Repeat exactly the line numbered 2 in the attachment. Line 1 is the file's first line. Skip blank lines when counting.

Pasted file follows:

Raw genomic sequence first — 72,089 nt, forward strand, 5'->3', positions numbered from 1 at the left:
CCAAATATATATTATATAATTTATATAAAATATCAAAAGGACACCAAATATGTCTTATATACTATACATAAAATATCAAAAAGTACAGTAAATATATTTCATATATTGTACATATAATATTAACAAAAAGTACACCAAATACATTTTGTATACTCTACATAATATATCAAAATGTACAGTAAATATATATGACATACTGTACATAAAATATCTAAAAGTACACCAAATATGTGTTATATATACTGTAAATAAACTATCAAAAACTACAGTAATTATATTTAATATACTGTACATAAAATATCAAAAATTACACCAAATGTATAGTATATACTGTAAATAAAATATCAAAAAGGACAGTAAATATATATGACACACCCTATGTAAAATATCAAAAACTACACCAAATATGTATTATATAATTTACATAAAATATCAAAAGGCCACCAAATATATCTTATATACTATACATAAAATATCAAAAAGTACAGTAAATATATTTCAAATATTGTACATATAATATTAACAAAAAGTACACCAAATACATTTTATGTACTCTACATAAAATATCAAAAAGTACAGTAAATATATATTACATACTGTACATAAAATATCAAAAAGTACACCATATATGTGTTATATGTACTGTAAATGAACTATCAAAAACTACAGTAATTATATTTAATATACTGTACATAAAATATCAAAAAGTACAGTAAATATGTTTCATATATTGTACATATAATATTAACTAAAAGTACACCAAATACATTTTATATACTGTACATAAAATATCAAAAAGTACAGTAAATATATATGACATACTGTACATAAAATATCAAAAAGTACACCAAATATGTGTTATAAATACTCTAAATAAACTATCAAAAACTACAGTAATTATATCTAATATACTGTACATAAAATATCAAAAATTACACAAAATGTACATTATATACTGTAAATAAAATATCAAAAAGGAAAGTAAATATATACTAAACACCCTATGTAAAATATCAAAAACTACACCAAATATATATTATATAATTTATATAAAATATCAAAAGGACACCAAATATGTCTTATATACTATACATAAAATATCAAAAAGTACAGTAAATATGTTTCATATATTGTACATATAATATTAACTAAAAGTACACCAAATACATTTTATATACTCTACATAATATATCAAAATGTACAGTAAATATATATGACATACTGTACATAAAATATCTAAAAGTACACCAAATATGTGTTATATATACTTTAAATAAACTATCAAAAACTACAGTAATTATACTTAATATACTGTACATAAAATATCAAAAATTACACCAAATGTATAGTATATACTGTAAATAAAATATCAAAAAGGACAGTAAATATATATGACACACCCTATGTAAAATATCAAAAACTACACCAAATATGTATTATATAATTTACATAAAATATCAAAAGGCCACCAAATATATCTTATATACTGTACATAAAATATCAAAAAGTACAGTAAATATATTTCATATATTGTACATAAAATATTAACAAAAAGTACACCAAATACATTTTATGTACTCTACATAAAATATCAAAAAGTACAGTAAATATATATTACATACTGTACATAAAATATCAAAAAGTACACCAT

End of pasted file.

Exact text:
CCAAATATATATTATATAATTTATATAAAATATCAAAAGGACACCAAATATGTCTTATATACTATACATAAAATATCAAAAAGTACAGTAAATATATTTCATATATTGTACATATAATATTAACAAAAAGTACACCAAATACATTTTGTATACTCTACATAATATATCAAAATGTACAGTAAATATATATGACATACTGTACATAAAATATCTAAAAGTACACCAAATATGTGTTATATATACTGTAAATAAACTATCAAAAACTACAGTAATTATATTTAATATACTGTACATAAAATATCAAAAATTACACCAAATGTATAGTATATACTGTAAATAAAATATCAAAAAGGACAGTAAATATATATGACACACCCTATGTAAAATATCAAAAACTACACCAAATATGTATTATATAATTTACATAAAATATCAAAAGGCCACCAAATATATCTTATATACTATACATAAAATATCAAAAAGTACAGTAAATATATTTCAAATATTGTACATATAATATTAACAAAAAGTACACCAAATACATTTTATGTACTCTACATAAAATATCAAAAAGTACAGTAAATATATATTACATACTGTACATAAAATATCAAAAAGTACACCATATATGTGTTATATGTACTGTAAATGAACTATCAAAAACTACAGTAATTATATTTAATATACTGTACATAAAATATCAAAAAGTACAGTAAATATGTTTCATATATTGTACATATAATATTAACTAAAAGTACACCAAATACATTTTATATACTGTACATAAAATATCAAAAAGTACAGTAAATATATATGACATACTGTACATAAAATATCAAAAAGTACACCAAATATGTGTTATAAATACTCTAAATAAACTATCAAAAACTACAGTAATTATATCTAATATACTGTACATAAAATATCAAAAATTACACAAAATGTACATTATATACTGTAAATAAAATATCAAAAAGGAAAGTAAATATATACTAAACACCCTATGTAAAATATCAAAAACTACACCAAATATATATTATATAATTTATATAAAATATCAAAAGGACACCAAATATGTCTTATATACTATACATAAAATATCAAAAAGTACAGTAAATATGTTTCATATATTGTACATATAATATTAACTAAAAGTACACCAAATACATTTTATATACTCTACATAATATATCAAAATGTACAGTAAATATATATGACATACTGTACATAAAATATCTAAAAGTACACCAAATATGTGTTATATATACTTTAAATAAACTATCAAAAACTACAGTAATTATACTTAATATACTGTACATAAAATATCAAAAATTACACCAAATGTATAGTATATACTGTAAATAAAATATCAAAAAGGACAGTAAATATATATGACACACCCTATGTAAAATATCAAAAACTACACCAAATATGTATTATATAATTTACATAAAATATCAAAAGGCCACCAAATATATCTTATATACTGTACATAAAATATCAAAAAGTACAGTAAATATATTTCATATATTGTACATAAAATATTAACAAAAAGTACACCAAATACATTTTATGTACTCTACATAAAATATCAAAAAGTACAGTAAATATATATTACATACTGTACATAAAATATCAAAAAGTACACCAT